Most people think of drunk driving when it comes to car accidents. However, other substances can lead to impaired driving. Huffing is one of them. It led to a tragic hit-and-run that killed three Girl Scouts and a mother, and the driver may not be the only one facing charges.
A fatal hit and run killed 3 girl scouts and a mother
A group of Girl Scouts and parent chaperones were picking up litter along a road in Lake Hallie, Wisconsin on Nov. 3, 2018. That’s when a pickup truck slammed into them and took off. The impact killed three of the girls and a mother and left another girl with life-altering injuries, reports Twin Cities Pioneer Press.
The man driving was 21-year-old Colton Treu. In March 2020, he was sentenced to 51 years in prison for punching the group, leaving the scene, and hiding his Ford F-150 to cover up his crime. Five hours after the fatal hit-and-run, he surrendered. He admitted to police that he was under the influence of Ultra Duster, a compressed spray used to clean computer keyboards, which he deliberately inhaled to get high.
Treu passenger John Stender was charged and convicted of helping Treu hide his truck after the accident, according to WEAU News. On September 17, 2021, he was sentenced to three years in prison, followed by three years of supervision.
“Killed in the November 3 crash that drew national attention, Jayna Kelley, 9, and Autumn Helgeson, 10, both of Lake Hallie, and Haylee Hickle, 10, and her mother, Sara Jo Schneider , 32, both of Chippewa County. city of Lafayette,” Twin Cities Pioneer Press reported. “Another Girl Scout, 10-year-old Madalyn Zwiefelhofer, was also seriously injured in the crash.”
Victims’ relatives are suing Walmart for allegedly selling the product that led to the hit-and-run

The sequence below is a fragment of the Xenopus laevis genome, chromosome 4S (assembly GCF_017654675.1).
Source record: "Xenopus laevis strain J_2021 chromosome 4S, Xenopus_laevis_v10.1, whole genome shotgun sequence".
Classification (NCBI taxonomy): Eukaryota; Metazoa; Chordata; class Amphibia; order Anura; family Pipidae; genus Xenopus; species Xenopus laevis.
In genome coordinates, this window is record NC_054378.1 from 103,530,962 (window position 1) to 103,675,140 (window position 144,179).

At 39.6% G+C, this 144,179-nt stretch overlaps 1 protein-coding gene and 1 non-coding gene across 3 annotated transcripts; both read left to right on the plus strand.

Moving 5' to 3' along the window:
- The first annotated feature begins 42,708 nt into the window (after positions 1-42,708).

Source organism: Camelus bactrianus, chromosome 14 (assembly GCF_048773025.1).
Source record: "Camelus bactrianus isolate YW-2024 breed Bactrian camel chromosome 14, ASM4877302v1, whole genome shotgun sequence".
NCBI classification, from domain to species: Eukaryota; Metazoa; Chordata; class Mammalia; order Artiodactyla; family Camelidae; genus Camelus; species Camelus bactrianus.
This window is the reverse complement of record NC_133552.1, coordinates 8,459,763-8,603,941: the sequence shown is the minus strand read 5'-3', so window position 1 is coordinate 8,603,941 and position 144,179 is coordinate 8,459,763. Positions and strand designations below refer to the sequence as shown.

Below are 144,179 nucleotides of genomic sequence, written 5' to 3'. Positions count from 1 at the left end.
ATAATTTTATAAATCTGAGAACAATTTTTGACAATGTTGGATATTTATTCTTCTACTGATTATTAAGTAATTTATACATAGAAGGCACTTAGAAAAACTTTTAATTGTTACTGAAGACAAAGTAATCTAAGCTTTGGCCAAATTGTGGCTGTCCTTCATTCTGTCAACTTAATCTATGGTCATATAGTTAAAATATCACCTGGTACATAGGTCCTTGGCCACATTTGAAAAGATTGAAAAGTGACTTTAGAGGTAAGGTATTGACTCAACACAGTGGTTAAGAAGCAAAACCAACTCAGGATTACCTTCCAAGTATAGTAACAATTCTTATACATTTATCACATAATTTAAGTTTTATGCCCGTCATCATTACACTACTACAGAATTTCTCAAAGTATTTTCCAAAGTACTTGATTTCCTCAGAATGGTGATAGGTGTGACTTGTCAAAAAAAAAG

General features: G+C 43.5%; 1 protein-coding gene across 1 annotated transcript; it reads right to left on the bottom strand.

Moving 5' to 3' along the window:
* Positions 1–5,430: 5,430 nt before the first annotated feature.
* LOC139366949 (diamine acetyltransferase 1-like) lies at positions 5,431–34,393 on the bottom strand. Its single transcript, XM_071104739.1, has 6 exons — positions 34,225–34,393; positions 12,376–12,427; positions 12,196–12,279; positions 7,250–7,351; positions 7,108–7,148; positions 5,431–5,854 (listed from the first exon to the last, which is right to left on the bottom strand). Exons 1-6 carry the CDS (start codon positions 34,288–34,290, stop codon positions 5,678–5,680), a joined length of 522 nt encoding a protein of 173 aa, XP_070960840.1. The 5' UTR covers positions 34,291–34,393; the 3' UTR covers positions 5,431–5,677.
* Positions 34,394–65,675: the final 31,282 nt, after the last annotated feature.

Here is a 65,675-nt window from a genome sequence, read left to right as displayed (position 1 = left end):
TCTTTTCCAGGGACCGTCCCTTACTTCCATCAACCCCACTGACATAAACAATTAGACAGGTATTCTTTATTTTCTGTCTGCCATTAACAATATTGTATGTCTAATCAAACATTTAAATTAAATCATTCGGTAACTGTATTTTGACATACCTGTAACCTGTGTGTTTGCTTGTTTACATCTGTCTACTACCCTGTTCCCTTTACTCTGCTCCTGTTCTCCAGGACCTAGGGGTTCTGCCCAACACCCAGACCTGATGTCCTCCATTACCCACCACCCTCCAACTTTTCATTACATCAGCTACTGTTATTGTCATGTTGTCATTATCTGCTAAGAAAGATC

Although the two men involved in the crash have been tried and convicted, the families of the victims still believe that other parties should be held accountable for their role in the tragedy, reports WQOW News. That’s why they’re suing Walmart, which allegedly sold the Ultra Duster spray to Treu.
According to Bloomberg Law, Walmart tried to have the lawsuit dismissed but failed. The case will therefore move forward.
Additionally, Top Class Actions reports that there is another lawsuit against Walmart over the sale of Ultra Duster. A man named Tyler Harmon hit a mother and young daughter head-on. Although both survived, the mother has to use a wheelchair and the daughter has undergone numerous surgeries. Now they’re suing Walmart because evidence suggests Ultra Duster has been used to get high since 2008, but it’s still being sold in stores without any restrictions.
Blowing and driving is extremely dangerous
Years ago, kids had to sneak out to buy drugs. Now they can walk into a big box store and buy aerosols.
According to the National Institutes of Health, inhalants are used to get high by breathing in a substance. This can include anything that can become a gas at room temperature, aerosols, and even nitrites prescribed for chest pain. These inhalants can be found in cleaning fluids, spray paints, and even markers.
The fact that they’re so easy to get could be why teens and tweens are angry. The high does not last long. In fact, it only takes a few minutes. This leads users to puff more to maintain their high. It alters the mind by affecting the central nervous system and slowing brain activity.
Side effects of the breath include delusions, hallucinations, dizziness, vomiting, drowsiness, and headaches. Long-term use can lead to hearing loss, nerve damage, loss of coordination, limb spasms, liver and kidney damage, delayed behavioral development, bone marrow damage, and brain damage.
For people addicted to inhalants, cognitive behavioral therapy and motivational prompts are effective forms of treatment.
Blowing by itself is dangerous, but it can become even more deadly when combined with driving.
How to get help: In the United States, contact the Addiction and Mental Health Services Administration helpline at 1-800-662-4357.
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